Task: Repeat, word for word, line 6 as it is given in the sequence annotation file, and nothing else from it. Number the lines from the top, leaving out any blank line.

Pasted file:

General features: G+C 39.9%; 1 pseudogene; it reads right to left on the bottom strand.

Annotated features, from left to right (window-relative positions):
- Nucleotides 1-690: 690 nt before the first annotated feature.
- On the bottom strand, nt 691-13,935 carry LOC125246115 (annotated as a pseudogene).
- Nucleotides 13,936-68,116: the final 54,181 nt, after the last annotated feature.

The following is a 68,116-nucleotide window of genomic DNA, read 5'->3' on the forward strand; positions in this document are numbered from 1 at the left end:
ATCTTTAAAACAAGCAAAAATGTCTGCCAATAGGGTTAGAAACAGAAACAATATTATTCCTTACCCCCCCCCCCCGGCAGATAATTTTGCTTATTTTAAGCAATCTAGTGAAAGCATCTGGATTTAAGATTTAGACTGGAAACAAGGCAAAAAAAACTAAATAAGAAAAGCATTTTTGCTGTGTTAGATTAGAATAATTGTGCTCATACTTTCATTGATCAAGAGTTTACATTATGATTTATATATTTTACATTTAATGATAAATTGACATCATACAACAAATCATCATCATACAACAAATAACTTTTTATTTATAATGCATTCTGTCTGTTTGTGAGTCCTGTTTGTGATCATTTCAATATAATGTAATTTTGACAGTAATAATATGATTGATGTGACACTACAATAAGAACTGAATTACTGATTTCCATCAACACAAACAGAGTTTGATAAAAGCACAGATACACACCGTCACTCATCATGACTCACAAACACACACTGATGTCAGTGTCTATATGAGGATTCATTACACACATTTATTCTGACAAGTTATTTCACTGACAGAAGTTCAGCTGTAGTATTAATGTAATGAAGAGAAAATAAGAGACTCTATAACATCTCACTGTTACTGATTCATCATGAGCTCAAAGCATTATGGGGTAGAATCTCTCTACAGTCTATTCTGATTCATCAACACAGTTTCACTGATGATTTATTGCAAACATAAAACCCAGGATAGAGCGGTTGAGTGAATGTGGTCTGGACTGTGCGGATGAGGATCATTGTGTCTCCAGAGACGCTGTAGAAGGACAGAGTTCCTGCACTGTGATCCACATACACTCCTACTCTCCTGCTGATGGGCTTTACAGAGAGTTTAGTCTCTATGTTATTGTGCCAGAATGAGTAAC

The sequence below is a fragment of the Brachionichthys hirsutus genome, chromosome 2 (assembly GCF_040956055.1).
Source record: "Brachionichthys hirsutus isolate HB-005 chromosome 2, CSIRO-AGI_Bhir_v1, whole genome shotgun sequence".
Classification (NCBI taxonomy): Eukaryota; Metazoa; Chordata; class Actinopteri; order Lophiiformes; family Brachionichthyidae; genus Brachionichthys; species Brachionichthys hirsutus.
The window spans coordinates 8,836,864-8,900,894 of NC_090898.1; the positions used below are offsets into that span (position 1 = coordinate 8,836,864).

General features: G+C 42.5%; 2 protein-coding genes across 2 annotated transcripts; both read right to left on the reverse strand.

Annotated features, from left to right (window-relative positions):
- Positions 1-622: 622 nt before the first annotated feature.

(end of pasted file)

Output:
The following is a 68,116-nucleotide window of genomic DNA, read 5'->3' on the forward strand; positions in this document are numbered from 1 at the left end: